Accordingly, our preferred method is one in which the emulsifier comprises an unsaturated polyester of a bisphenol Aepoxy -modified glycol and one or more ethylenically unsaturated dicarboxylic acids, the quantity of polyester lying within the range 0.3 to 5 percent by weightof monomer. I
r The preferred glycol-is propylene glycol, and in particular the emulsifier is an unsaturated polyester of di-' propoxylated bisphenol A, havingthe formula:
on, on, CH; mtmo +-@mtm The acid component of the polyester is preferably an mB-unsaturated a,B-di carboxylic. acid or a mixture of two or more of such acids. Fumaric and maleic acids are particularly suited, and we find that a mixture of furnaric and maleic acids in the ratio of 1:3 provides a polyester which is particularly suitable because of its availability. Our preferred polyesters are crystalline.
solids, but these may conveniently be dissolved in methyl methacrylate or styrene, and added to the reaction mixture in that form.
The ease with which a stable emulsion may be obtained, depends also on the acid number of the polyester. Polyesters having a higher acid number produce a stable emulsion much more readily than do polyesters having a lower acid number. For emulsions containing smaller quantities of water the effect of the acid numher is diminished. However,'for emulsions containing large quantities of water, particularly those containing at least 70 percent by Weight of water, we prefer to use polyester emulsifiers having an acid number of at least 25 mg potassium hydroxide per 1 g polyester. We have found polyesters very suitable having an acid number of about 65 mg potassium hydroxide per 1 g polyester.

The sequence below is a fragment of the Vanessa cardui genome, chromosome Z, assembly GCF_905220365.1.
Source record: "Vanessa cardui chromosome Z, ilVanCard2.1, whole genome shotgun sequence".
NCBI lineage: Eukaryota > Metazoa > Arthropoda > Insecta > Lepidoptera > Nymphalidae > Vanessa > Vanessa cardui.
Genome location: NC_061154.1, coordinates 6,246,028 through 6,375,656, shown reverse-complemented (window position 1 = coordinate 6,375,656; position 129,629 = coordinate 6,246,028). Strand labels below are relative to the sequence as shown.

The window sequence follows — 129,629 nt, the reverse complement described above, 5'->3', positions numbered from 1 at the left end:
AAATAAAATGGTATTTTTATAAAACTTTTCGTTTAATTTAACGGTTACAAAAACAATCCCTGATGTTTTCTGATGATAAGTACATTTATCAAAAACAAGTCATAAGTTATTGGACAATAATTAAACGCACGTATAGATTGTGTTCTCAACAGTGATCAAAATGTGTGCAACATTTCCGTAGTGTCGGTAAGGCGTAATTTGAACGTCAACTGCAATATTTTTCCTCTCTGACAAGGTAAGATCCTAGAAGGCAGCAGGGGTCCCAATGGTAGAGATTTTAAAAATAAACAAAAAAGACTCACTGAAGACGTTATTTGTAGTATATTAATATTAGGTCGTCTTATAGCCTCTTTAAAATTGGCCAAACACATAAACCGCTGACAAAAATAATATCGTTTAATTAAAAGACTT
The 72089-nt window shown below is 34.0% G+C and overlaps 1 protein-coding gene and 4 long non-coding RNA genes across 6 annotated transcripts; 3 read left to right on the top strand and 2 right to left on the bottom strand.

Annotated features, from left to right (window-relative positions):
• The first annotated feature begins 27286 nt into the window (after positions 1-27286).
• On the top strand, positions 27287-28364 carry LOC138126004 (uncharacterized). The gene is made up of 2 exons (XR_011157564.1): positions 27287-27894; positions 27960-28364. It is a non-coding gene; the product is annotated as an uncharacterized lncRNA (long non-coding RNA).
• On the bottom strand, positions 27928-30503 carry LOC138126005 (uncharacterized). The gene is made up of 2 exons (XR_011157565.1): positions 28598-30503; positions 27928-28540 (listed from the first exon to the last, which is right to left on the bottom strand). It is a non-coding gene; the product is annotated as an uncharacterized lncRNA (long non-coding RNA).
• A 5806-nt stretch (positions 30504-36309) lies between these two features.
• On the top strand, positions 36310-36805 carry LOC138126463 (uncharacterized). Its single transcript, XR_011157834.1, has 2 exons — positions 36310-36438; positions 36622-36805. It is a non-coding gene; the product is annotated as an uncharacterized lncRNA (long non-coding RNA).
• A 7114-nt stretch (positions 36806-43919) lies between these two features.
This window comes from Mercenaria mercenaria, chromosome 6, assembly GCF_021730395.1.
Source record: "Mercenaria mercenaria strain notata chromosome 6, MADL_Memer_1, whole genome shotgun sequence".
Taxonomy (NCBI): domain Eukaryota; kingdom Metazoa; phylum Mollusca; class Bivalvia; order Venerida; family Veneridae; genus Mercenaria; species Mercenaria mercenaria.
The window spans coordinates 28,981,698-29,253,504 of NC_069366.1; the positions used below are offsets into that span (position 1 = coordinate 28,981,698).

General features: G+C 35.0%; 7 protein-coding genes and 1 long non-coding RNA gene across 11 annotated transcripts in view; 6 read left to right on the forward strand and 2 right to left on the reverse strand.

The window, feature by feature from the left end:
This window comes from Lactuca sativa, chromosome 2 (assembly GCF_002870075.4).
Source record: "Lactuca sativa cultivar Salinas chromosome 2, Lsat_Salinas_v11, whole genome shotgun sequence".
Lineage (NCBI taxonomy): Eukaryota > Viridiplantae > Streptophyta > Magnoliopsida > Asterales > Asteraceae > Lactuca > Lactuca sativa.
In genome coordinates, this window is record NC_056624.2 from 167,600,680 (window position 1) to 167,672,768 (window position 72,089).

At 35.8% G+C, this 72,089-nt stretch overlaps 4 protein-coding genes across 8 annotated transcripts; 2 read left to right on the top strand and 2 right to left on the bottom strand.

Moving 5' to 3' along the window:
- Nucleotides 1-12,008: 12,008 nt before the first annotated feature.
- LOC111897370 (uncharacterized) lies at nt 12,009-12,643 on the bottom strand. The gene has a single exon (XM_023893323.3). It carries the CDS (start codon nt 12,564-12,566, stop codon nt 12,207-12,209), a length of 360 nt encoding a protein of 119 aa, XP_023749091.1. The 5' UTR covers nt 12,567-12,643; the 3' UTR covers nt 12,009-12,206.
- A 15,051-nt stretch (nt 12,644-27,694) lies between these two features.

tion, to amounts less than 40 percent by weight of the Additional emulsifying agents or stabilisers may be employed if desired, and in particular it is preferred to add a basic compound when employing our preferred polyester emulsifiers. Suitable basic compounds include, for example, potassium hydroxide and ethanolamines such as triethanolamine. While the higherjquantitles of polyester may provide sufficient stability in low water-content emulsions to provide a fine-celled foam without the addition of a base, as the emulsifier concentration is decreased and the water content is increased, the presence of the base becomes increasingly important. Thus without the basic compound, the instability of the emulsion becomes increasingly apparent,